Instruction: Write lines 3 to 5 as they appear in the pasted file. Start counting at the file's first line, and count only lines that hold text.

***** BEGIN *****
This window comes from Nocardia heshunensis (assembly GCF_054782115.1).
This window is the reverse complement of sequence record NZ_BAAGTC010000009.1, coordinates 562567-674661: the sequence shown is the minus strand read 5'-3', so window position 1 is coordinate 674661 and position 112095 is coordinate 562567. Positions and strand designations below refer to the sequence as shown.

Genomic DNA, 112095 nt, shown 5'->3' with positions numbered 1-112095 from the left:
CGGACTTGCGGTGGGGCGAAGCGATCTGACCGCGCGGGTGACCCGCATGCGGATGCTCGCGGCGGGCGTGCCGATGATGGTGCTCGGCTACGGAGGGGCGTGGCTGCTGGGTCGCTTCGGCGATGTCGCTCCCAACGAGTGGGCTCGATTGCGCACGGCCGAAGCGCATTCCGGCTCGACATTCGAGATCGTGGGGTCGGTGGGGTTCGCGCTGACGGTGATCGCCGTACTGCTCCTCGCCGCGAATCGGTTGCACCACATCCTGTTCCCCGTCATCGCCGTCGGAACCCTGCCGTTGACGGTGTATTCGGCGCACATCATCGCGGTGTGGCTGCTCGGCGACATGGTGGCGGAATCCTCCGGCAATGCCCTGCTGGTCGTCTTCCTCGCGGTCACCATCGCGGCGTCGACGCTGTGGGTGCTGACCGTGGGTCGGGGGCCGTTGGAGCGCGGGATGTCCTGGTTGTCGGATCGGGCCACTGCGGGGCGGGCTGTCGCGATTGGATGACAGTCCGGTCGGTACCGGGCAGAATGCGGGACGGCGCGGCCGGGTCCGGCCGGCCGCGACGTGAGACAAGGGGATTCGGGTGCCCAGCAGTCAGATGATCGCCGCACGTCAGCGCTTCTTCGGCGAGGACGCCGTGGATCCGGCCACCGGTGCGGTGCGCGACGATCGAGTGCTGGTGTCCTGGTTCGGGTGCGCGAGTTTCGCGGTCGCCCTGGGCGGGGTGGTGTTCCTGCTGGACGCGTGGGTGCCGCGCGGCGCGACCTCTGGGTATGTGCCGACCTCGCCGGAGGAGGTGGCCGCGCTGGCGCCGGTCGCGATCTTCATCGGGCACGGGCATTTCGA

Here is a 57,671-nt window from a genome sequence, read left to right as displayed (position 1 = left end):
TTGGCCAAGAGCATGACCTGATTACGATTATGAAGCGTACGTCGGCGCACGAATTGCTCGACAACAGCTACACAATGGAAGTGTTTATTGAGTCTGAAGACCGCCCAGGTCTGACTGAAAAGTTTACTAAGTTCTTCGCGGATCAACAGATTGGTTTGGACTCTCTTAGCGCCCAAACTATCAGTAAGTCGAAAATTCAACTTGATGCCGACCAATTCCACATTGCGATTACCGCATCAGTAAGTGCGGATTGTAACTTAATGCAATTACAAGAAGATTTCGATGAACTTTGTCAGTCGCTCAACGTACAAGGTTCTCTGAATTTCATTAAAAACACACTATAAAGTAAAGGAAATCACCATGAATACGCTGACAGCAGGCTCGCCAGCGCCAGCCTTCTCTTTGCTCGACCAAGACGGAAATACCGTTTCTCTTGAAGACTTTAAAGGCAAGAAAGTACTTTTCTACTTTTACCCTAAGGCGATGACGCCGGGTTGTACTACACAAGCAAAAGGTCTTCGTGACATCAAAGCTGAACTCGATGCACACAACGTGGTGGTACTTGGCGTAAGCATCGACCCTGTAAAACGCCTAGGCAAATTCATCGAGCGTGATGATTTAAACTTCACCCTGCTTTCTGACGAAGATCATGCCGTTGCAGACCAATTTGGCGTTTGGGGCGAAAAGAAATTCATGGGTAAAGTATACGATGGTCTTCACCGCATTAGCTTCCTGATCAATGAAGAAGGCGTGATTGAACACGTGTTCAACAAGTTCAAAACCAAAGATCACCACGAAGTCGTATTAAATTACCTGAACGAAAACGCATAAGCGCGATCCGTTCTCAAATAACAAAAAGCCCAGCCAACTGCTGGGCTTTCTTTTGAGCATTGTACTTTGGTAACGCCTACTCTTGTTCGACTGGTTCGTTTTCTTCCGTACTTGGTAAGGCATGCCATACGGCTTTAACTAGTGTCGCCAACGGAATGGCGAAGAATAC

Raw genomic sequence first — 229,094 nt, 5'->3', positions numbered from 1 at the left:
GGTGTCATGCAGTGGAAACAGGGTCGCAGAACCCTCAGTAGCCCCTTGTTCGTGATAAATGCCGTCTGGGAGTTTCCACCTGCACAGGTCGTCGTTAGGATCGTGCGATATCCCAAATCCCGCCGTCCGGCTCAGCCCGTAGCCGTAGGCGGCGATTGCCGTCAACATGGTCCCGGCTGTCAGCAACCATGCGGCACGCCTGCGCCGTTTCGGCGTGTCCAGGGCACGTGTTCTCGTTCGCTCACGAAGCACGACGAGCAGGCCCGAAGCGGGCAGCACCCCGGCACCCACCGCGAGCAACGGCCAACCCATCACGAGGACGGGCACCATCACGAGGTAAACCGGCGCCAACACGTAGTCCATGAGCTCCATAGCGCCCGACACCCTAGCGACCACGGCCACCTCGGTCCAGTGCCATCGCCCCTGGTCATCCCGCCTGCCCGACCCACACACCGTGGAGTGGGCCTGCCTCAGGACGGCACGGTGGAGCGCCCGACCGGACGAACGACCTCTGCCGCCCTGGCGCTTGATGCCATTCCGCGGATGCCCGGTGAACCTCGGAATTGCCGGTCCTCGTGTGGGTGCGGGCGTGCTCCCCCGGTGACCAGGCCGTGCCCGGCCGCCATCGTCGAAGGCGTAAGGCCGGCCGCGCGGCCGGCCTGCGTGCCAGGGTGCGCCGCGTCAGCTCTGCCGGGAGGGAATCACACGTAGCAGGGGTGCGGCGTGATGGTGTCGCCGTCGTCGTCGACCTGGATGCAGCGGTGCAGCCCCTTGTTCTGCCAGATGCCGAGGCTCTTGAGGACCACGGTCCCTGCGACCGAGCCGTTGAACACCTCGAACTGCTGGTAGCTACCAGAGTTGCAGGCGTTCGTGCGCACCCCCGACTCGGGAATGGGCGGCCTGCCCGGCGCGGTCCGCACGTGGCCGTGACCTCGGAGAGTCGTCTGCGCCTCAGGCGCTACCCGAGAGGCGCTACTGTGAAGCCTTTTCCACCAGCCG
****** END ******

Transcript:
Genomic DNA, 112095 nt, shown 5'->3' with positions numbered 1-112095 from the left:
CGGACTTGCGGTGGGGCGAAGCGATCTGACCGCGCGGGTGACCCGCATGCGGATGCTCGCGGCGGGCGTGCCGATGATGGTGCTCGGCTACGGAGGGGCGTGGCTGCTGGGTCGCTTCGGCGATGTCGCTCCCAACGAGTGGGCTCGATTGCGCACGGCCGAAGCGCATTCCGGCTCGACATTCGAGATCGTGGGGTCGGTGGGGTTCGCGCTGACGGTGATCGCCGTACTGCTCCTCGCCGCGAATCGGTTGCACCACATCCTGTTCCCCGTCATCGCCGTCGGAACCCTGCCGTTGACGGTGTATTCGGCGCACATCATCGCGGTGTGGCTGCTCGGCGACATGGTGGCGGAATCCTCCGGCAATGCCCTGCTGGTCGTCTTCCTCGCGGTCACCATCGCGGCGTCGACGCTGTGGGTGCTGACCGTGGGTCGGGGGCCGTTGGAGCGCGGGATGTCCTGGTTGTCGGATCGGGCCACTGCGGGGCGGGCTGTCGCGATTGGATGACAGTCCGGTCGGTACCGGGCAGAATGCGGGACGGCGCGGCCGGGTCCGGCCGGCCGCGACGTGAGACAAGGGGATTCGGGTGCCCAGCAGTCAGATGATCGCCGCACGTCAGCGCTTCTTCGGCGAGGACGCCGTGGATCCGGCCACCGGTGCGGTGCGCGACGATCGAGTGCTGGTGTCCTGGTTCGGGTGCGCGAGTTTCGCGGTCGCCCTGGGCGGGGTGGTGTTCCTGCTGGACGCGTGGGTGCCGCGCGGCGCGACCTCTGGGTATGTGCCGACCTCGCCGGAGGAGGTGGCCGCGCTGGCGCCGGTCGCGATCTTCATCGGGCACGGGCATTTCGA

Here is a 57,671-nt window from a genome sequence, read left to right as displayed (position 1 = left end):